I've used 19 for re-tipping when I've needed to for various
reasons, but you have to be a good observer
I’ve used 20KWW for years on diamonds. I tried 19 and just didn’t
like it. I feel I have more control with the 20. With care you can
draw the solder slowly along the prong without it just gushing all
over the place. To me, the 19 tended not to flow as nicely, but
that’s just my experience.
The other thing is that tipping on top of a diamond is going to be
less dangerous than soldering under the stone. On top you can put the
heat exactly where you need it. Underneath you basically have just
one angle of approach. I suppose you ‘could’ try applying heat to the
opposite side of the prong, to draw it thru, but that strikes me as
asking for a frosted diamond. Girdles being more sensitive to
One trick I’ve seen but not had great success with is instead of
addressing the gappy prong, run the thinnest sawblade under the tight
prongs. The limiting factors here are 1) access 2) if your blade
thickness is not exactly what you need to compensate you are out of
luck 3) the stone will get lower.
If I were in the position of the OP, I’d pull the stone and adjust
the seats. Be aware that now the tip has been work hardened so it may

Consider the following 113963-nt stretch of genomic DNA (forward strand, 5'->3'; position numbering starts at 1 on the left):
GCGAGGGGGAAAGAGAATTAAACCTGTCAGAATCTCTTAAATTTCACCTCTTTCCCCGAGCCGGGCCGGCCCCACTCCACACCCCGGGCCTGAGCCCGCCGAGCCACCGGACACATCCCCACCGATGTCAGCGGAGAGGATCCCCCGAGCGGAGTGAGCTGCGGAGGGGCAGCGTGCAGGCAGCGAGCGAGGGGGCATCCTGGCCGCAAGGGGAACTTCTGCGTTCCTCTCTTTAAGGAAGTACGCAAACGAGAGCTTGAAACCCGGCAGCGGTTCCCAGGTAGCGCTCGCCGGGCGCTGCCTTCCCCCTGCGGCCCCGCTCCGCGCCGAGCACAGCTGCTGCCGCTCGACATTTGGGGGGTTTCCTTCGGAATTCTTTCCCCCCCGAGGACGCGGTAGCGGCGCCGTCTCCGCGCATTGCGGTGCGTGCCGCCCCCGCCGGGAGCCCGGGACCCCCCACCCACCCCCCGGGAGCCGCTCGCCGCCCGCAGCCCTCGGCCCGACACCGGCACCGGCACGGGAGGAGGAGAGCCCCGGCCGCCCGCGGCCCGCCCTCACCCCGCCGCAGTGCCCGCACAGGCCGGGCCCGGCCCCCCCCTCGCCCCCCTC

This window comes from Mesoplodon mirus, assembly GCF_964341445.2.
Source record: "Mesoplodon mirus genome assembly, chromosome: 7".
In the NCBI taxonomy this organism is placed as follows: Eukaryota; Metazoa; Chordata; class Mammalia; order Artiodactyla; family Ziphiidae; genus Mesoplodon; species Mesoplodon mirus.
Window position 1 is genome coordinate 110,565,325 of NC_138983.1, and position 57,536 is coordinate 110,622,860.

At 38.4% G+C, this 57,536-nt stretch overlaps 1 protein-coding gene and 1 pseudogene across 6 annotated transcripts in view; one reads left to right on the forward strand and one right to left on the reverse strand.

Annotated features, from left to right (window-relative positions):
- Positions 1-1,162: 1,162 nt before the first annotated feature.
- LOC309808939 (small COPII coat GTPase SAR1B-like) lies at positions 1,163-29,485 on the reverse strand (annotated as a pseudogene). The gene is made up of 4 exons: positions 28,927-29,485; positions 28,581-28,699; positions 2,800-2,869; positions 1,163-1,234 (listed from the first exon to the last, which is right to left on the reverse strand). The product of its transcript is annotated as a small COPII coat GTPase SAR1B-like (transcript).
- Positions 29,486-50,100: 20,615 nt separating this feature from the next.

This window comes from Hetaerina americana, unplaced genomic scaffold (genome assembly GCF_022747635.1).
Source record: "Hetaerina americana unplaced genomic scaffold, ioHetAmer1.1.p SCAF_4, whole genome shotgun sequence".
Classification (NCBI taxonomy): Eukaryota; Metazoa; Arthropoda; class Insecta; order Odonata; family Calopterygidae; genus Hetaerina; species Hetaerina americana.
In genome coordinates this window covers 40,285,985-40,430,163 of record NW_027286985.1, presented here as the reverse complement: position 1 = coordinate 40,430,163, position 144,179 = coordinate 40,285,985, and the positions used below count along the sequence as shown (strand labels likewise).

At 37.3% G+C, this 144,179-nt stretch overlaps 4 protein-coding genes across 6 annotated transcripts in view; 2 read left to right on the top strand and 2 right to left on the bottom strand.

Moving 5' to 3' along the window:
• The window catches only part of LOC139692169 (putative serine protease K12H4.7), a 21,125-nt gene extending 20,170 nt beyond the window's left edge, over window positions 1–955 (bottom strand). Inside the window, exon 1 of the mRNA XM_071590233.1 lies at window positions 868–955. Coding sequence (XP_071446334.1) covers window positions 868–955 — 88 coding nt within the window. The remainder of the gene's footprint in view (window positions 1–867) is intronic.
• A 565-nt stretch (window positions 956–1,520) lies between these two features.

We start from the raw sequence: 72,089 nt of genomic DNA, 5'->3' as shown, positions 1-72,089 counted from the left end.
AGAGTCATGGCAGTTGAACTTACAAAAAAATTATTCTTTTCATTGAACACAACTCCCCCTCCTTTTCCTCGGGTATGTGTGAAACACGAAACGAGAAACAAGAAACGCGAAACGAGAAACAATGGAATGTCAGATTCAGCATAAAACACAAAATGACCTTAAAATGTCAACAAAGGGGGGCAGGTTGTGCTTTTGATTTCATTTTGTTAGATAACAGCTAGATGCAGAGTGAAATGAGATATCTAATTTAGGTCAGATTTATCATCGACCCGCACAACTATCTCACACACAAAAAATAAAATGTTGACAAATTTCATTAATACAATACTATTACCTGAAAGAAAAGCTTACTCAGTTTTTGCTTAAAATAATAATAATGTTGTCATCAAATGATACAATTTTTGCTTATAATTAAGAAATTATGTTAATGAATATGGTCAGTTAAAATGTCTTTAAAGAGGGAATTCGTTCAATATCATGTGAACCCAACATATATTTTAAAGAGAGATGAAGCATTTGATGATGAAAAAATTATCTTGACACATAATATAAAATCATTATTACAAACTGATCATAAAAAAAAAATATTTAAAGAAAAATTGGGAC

behave a little differently than the first time you set it. This is
one reason I like to start with overly long prongs… if you need to
pull the stone you have something to grab onto. Mucking it up with
tool marks is not pleasant.
Of course the best cure is to not need a cure. Typically I will cut
the seat in stages. After each cut trial fit the stone. Usually you
can see discrepancies before they are glaring and insurmountable.
Sometimes, no matter what you do the stone may rock as you cinch
down the prongs. A wavy girdle might be the culprit, or maybe the
table and girdle are not parallel. You need to examine the stone
before you set it. If its out of whack you need to indicate a single
point on the stone, so that as you individually cut the seats and
trial fit, the stone is always in the same relative position. For
example put a dot of Sharpie ink on one kite facet and always keep
that dot at 12 o’clock. Also indicate the mounting. For example
always keep the karat stamp on the left. What you’re shooting for
here is consistency of alignment between mounting and stone.
If you still have a rocky stone(hehe) and you just can’t get the
seats right, apply pressure always to the highest part of the stone
in little b ites. This way you can nestle that puppy into place. As
you see the stone level out (or even get worse) you can move to the
next highest side of the diamond.